The issue that you are looking at here is that any type of short-term trading is generally (based on my experience) treated as income (if you make profits). Usually all the expenses related to that type of income are deductible from that type of income - if a retailer sells clothes below his cost-price he should be allowed to write that off against his income. If you are short-term trading, you are generally viewed the same - this means your profits (after deduction of losses and other trading-related expenses) are considered to be income and are taxed as such. This is really one of the underlying principles of taxation, i.e. you cannot tax someone on income while ignoring his costs - In a Western country, I think that any law that is contradictory to this could be taken to a higher court.
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Quoting Fat Tails since he actually provided the text I linked to earlier. I bolded two sections, but both of those bolded sections show that you are allowed to deduct your losses and thus will not be taxed on them.
In any case, if they apply the 25% to futures and other derivatives as well, it may actually be to your benefit. Don't know what tax rate was payable in Belgium before this on futures, but a 25% flat tax could cause a reduction in taxes payable if the income from futures / other derivatives was regarded as income previously.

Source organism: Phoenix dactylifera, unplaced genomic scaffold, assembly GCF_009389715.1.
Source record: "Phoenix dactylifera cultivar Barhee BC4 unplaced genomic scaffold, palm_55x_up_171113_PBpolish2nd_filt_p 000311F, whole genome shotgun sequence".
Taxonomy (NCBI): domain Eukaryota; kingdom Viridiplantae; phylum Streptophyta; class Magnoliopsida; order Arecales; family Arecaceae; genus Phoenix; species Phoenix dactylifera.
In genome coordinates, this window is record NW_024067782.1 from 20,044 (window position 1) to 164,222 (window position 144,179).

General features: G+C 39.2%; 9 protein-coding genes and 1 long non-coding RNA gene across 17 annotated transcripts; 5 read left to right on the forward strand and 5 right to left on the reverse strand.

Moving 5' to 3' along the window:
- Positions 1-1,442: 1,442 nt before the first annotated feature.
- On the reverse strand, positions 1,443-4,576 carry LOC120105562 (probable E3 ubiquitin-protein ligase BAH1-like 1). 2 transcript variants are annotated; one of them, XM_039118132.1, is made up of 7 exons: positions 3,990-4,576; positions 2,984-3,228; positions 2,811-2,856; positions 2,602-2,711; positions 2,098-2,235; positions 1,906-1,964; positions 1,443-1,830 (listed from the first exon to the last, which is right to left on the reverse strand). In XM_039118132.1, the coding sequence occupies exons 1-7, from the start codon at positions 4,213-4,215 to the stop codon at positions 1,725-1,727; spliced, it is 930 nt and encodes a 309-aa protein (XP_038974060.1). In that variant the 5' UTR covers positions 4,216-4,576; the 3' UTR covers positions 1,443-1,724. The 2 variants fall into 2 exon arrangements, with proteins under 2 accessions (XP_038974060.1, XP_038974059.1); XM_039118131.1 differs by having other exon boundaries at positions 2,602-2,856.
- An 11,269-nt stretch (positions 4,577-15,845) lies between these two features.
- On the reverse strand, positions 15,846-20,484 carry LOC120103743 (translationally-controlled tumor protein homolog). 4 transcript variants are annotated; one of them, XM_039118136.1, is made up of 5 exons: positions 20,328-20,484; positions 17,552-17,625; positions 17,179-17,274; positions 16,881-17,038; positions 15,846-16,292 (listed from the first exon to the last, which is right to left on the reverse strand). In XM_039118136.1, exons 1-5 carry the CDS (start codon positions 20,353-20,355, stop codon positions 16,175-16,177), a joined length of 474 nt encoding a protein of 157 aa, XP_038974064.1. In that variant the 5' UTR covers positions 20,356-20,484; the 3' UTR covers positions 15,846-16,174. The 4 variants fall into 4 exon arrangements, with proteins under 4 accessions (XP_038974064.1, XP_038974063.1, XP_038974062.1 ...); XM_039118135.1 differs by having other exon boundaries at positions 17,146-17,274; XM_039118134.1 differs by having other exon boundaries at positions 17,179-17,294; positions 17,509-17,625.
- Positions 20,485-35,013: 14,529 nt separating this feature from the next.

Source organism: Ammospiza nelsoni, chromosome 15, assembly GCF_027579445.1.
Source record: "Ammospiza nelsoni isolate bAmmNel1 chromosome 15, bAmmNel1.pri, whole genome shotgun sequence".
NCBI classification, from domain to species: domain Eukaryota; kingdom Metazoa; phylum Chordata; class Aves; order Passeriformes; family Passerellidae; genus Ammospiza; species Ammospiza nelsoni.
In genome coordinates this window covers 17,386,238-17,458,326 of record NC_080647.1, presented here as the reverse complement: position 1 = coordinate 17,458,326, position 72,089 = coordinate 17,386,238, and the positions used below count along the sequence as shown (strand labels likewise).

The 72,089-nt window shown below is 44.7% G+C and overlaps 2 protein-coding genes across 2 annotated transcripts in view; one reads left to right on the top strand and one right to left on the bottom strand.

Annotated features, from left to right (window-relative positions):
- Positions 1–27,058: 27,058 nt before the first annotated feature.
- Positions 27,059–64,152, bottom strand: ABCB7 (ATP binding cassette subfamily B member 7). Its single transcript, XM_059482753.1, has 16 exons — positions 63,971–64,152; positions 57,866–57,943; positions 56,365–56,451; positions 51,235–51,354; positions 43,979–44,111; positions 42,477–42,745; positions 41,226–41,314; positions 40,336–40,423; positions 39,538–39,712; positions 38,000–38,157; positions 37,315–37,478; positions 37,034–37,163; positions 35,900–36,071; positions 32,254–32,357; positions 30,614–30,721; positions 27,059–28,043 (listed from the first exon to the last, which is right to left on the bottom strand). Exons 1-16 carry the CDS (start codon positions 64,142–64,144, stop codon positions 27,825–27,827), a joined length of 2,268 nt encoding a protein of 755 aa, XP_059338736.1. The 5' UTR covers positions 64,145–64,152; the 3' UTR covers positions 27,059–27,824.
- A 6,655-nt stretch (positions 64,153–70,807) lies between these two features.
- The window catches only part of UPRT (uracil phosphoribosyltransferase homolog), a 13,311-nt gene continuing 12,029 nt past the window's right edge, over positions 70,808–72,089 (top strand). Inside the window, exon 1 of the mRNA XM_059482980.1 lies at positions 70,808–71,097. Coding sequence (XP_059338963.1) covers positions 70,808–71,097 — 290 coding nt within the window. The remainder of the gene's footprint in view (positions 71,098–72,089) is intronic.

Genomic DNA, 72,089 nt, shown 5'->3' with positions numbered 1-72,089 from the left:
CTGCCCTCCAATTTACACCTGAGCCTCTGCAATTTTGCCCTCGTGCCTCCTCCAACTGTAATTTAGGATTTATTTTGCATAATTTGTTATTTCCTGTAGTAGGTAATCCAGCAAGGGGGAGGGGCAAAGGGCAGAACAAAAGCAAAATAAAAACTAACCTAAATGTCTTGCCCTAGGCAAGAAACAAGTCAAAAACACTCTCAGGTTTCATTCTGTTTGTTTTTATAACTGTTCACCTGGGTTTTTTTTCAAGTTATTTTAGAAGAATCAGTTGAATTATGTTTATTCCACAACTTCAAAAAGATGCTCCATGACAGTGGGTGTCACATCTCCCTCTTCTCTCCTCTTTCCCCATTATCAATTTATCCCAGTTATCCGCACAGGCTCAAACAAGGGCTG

In my case, being taxed like this would reduce the tax rate on short-term equity trades from 40% to 25%.
The new speculation tax will be applicable on profits generated within 6 months for transactions on stocks, warrants and options.
If you do 5 trades :
trade A : profit 10.000 : < 6 months
trade B : profit 20.000 : < 6 months
trade C : loss 20.000 : < 6 months
trade D : profit 10.000 : 11 months
trade E : loss 20.000 : 10 months
you would have made a net profit of : 0 €
however you would have to pay a speculation tax of : 9.999 € (33% op 30.000 (A+B))
but NOT on futures, convertible bonds, turbos and sprinters.
Will some of the option investors look at trading futures ?
Last edited by rleplae; October 16th, 2015 at 08:49 AM.
Out of curiosity, is there a higher court where this can be contested? The mere fact that you are not allowed to offset losses on a trading business could present a major headache to this law if it were to go to a higher court.
You could incorporate, but somehow you need to get the money back into your pocket. It is usually not my preferred option because it adds overheads and there are usually better loopholes to use, i.e. in my case hold stocks for 6 months or longer and use puts to lock in gains. At least I can offset the cost of my puts against short-term gains, but the Belgian situation looks to be different. You are not able to offset the cost of your puts against anything, so it will definitely impact portfolio performance.
In this case incorporating into a company might be a better option and then you need to find an optimum mix of salary and dividends in order to legally minimise the total tax burden. In this month, I will realise gains of 2.5% and losses of 1.4% (pre-open). Paying 40% tax on net gains will leave my portfolio ahead 0.6%. Don't think incorporating would be worth it in this case. Under the Belgian law, I will be ahead by 0.1%. However, I trade very infrequently - if I was trading at the same rate as 2 years ago, I would be paying a ton in taxes and my porfolio would be down a lot just due to the fact my losses are not deductible.
Don't know EU legal structures at all, but I was curious if the EU Court could overturn such a law if there was a legal challenge to it.